Why Merit Pay Doesn't Work

The first couple of posts of 2013 for Poli Chi will focus on New Year's Resolutions that the US government should have. This post is dedicated to all the teachers out there.

Merit pay is heralded as the new frontier on how to compensate teachers and promote student achievement. Teachers in the end stand to benefit from it the most so why is there so much pushback from the teaching community whenever merit pay comes up in contract negotiations?

Firstly, it's not a new idea. Merit pay has actually been around since the 1920s AND has been implemented several times. Why haven't you heard of the trial experiments of merit pay? Because they weren't successful. During the various trials, students who had teachers with merit pay did NOT do better on tests than students who had teachers with no monetary incentives.

Yet, despite implementation failures, backers of merit pay continue to push for it, because it is seen as a way to get people from top universities, who would otherwise go into the private sector, into the teaching profession instead. Somehow people interested in making a lot of money by being a stock broker or engineer will want to change career tracks for the possibility of an extra $5000. Consider that the average of first year teacher's pay is pretty low, and this noble idea starts falling apart at the seams very quickly.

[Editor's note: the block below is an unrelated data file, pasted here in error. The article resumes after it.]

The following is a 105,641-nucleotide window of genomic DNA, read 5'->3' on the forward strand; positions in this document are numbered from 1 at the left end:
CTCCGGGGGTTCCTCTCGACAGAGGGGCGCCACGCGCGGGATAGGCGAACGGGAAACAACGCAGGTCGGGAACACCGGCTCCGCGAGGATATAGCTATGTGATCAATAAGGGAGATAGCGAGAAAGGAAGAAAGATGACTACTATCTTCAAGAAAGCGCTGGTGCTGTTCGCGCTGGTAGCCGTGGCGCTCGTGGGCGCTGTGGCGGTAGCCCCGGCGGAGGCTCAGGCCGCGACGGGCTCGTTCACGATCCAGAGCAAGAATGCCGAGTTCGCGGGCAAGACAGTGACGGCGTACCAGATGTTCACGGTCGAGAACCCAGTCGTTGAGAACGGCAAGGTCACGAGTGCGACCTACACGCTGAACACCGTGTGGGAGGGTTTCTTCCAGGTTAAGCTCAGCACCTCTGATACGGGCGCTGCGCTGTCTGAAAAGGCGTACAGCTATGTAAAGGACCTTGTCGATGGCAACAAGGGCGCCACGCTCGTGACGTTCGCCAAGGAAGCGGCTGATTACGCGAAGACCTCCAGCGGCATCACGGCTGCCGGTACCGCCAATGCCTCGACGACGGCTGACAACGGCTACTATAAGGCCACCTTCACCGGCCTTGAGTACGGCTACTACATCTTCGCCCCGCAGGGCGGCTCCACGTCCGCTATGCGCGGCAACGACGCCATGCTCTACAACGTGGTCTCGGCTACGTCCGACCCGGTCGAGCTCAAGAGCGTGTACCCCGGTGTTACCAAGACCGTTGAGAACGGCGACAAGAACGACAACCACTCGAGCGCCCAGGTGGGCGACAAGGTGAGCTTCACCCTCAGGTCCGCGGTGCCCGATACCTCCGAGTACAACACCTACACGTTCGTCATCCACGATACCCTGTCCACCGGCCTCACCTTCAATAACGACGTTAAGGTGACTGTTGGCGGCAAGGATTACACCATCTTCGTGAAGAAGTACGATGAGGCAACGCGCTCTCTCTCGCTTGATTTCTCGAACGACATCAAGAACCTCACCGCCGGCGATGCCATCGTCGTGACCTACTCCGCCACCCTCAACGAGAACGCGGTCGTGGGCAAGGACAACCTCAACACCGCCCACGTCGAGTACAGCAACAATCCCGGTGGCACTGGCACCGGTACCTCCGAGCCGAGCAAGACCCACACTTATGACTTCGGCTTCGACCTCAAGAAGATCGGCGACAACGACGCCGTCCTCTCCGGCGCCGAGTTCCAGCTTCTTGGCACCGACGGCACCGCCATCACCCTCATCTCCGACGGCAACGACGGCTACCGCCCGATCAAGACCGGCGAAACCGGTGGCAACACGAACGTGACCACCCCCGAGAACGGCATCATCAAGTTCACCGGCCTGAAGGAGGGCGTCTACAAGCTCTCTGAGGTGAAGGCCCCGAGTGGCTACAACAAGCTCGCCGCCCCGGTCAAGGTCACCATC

Merit pay also perpetuates the idea that the best teachers have the best test scores. My favorite times in school were not ones where I was taking a test or preparing for one, and I'm a good test taker. I always scored above average (whatever that means).  What I remember are all the fun projects my teachers would come up with to get us engaged and thinking about not just the work we were doing but the world we live in, and I'm sure that the feeling is mutual among many of my readers. As much as corporate reformers like to think that education is a selfish task (and if they get their way, it will be just that), education is actually for the greater good of the community. It doesn't matter if you are well-educated if the people around you aren't.

This is a very important point, because people get into teaching to help better society not for selfish reasons. Good teachers value education in itself. They do not see it as something that can be measured by tests. Once education becomes a business, education stops being a noble pursuit, and it just becomes about the short-term and money. Is that really what we want education to be? I want to see all teachers adequately compensated both monetarily and with respect, because they are all working together to create a better society full of educated citizens that will help move us forward as a country. Or do we not want that?

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